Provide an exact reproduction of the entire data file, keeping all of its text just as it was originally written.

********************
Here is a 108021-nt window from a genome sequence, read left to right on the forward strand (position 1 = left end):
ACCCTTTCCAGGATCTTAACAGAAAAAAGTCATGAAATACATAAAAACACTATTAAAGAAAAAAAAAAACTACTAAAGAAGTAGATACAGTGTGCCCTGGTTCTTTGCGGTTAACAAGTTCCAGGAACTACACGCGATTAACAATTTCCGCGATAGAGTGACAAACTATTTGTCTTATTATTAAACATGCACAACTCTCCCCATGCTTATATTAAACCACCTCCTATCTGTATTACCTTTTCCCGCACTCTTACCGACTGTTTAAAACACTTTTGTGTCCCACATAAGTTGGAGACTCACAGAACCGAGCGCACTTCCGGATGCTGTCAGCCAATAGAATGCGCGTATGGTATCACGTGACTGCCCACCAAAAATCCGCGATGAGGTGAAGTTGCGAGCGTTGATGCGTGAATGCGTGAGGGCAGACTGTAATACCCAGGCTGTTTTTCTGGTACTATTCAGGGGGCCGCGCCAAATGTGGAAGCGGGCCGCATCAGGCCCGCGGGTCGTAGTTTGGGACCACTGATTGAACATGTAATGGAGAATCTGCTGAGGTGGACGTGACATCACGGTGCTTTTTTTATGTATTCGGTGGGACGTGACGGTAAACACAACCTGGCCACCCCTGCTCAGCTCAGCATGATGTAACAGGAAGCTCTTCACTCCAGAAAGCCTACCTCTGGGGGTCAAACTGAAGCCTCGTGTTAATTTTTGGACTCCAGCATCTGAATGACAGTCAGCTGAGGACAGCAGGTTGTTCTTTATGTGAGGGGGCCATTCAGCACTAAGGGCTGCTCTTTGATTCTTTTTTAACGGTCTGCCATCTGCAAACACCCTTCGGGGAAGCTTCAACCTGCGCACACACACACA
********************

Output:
Here is a 108021-nt window from a genome sequence, read left to right on the forward strand (position 1 = left end):
ACCCTTTCCAGGATCTTAACAGAAAAAAGTCATGAAATACATAAAAACACTATTAAAGAAAAAAAAAAACTACTAAAGAAGTAGATACAGTGTGCCCTGGTTCTTTGCGGTTAACAAGTTCCAGGAACTACACGCGATTAACAATTTCCGCGATAGAGTGACAAACTATTTGTCTTATTATTAAACATGCACAACTCTCCCCATGCTTATATTAAACCACCTCCTATCTGTATTACCTTTTCCCGCACTCTTACCGACTGTTTAAAACACTTTTGTGTCCCACATAAGTTGGAGACTCACAGAACCGAGCGCACTTCCGGATGCTGTCAGCCAATAGAATGCGCGTATGGTATCACGTGACTGCCCACCAAAAATCCGCGATGAGGTGAAGTTGCGAGCGTTGATGCGTGAATGCGTGAGGGCAGACTGTAATACCCAGGCTGTTTTTCTGGTACTATTCAGGGGGCCGCGCCAAATGTGGAAGCGGGCCGCATCAGGCCCGCGGGTCGTAGTTTGGGACCACTGATTGAACATGTAATGGAGAATCTGCTGAGGTGGACGTGACATCACGGTGCTTTTTTTATGTATTCGGTGGGACGTGACGGTAAACACAACCTGGCCACCCCTGCTCAGCTCAGCATGATGTAACAGGAAGCTCTTCACTCCAGAAAGCCTACCTCTGGGGGTCAAACTGAAGCCTCGTGTTAATTTTTGGACTCCAGCATCTGAATGACAGTCAGCTGAGGACAGCAGGTTGTTCTTTATGTGAGGGGGCCATTCAGCACTAAGGGCTGCTCTTTGATTCTTTTTTAACGGTCTGCCATCTGCAAACACCCTTCGGGGAAGCTTCAACCTGCGCACACACACACA